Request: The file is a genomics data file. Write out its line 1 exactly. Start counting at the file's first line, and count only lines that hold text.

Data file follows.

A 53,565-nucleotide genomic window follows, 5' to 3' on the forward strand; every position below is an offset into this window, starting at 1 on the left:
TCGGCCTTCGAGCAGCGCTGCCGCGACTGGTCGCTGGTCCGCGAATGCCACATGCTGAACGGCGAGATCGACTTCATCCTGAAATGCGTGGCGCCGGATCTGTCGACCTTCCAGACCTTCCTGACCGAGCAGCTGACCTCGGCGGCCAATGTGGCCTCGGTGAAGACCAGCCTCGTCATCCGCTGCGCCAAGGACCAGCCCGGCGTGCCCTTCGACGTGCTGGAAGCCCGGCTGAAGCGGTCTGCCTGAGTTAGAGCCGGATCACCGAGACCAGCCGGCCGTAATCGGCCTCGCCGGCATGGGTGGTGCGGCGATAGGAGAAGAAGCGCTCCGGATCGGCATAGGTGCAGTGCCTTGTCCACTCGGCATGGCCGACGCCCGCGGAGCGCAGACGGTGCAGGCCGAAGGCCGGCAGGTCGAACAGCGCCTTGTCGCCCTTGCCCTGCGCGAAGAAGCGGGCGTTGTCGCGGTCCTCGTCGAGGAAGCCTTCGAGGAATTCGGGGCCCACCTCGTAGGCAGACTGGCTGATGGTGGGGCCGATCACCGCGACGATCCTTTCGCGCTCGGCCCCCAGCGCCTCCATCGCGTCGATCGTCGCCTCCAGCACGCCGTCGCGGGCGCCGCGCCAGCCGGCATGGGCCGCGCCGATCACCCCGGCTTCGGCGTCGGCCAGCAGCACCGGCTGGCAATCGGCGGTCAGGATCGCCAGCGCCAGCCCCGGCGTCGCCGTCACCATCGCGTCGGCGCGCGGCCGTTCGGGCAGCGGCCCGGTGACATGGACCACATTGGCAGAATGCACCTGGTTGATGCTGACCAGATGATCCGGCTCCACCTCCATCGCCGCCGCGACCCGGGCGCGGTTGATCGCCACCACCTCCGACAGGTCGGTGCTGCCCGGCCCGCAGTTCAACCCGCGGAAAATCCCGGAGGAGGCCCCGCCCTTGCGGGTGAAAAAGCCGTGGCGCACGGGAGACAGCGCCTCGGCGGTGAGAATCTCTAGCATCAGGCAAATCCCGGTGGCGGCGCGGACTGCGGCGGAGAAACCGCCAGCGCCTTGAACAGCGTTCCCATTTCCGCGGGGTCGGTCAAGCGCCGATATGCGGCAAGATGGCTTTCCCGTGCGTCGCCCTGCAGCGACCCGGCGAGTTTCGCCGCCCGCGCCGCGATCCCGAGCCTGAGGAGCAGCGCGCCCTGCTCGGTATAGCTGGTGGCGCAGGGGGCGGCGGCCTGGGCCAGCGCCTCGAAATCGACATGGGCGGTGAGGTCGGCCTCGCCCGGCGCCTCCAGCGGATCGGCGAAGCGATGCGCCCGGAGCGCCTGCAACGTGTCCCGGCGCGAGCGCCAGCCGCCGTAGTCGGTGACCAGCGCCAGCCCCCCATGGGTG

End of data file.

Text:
A 53,565-nucleotide genomic window follows, 5' to 3' on the forward strand; every position below is an offset into this window, starting at 1 on the left: